Grandparents enjoy special rights when it comes to visitation and physical custody of their grandchildren. Before filing for either type of custody/visitation, grandparents must first establish standing. Pennsylvania is among the states offering protection from lawsuits to intact families. In other words, if mom and dad are still together, grandparents cannot file for custody.
Grandparents may file for visitation only in specific circumstances: if the parent who is their child has died; if the parents are divorced; or if the parents have filed for divorce or have been separated for six months or more. In these circumstances, the court is instructed to consider the amount of personal contact that took place before the application.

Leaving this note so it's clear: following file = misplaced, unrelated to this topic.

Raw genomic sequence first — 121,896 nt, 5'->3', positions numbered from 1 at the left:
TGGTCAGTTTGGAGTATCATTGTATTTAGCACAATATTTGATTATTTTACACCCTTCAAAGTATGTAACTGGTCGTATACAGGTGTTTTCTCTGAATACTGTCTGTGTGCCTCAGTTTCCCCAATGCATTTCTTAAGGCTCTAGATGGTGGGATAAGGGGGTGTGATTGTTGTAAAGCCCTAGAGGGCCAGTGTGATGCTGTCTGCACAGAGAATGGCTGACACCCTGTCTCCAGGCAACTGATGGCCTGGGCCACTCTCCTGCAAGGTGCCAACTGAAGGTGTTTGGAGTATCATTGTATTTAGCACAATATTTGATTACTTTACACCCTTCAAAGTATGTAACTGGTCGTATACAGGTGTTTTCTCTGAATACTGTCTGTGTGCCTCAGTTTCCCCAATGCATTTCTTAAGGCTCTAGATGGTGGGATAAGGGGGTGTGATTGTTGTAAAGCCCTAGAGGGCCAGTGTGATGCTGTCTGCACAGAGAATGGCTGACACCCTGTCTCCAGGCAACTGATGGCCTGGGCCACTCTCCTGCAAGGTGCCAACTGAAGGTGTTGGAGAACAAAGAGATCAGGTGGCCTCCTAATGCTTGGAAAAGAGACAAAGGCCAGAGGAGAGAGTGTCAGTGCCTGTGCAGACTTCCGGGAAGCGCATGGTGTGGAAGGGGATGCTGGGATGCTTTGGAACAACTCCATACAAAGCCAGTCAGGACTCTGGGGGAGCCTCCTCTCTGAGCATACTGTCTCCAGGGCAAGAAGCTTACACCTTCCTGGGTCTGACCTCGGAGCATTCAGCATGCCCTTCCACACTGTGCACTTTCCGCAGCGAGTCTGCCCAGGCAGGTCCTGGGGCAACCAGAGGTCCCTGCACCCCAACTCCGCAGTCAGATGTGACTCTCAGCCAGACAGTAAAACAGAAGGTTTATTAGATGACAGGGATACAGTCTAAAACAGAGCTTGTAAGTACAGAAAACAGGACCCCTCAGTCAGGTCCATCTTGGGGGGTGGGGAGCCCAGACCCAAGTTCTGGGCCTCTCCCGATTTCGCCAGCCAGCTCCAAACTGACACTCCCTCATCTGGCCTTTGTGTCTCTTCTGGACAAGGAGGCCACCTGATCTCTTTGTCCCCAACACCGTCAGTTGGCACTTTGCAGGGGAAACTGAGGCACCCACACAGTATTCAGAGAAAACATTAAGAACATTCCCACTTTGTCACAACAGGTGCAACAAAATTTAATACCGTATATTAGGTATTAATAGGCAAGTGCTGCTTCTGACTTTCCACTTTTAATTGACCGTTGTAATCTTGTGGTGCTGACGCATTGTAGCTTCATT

In an additional scenario, if the child resided with the grandparent for twelve months or more and was removed from the grandparent’s home by parents, the court may award partial physical custody or supervised physical custody, but suit must be filed within six months after the removal.
In all the situations listed above, the court must consider whether visitation is in the child’s best interest and whether visitation with grandparents would interfere with the parent-child relationship. Great grandparents have the same rights as grandparents, and adoption terminates visitation rights unless the adopting party is a stepparent, grandparent or great-grandparent.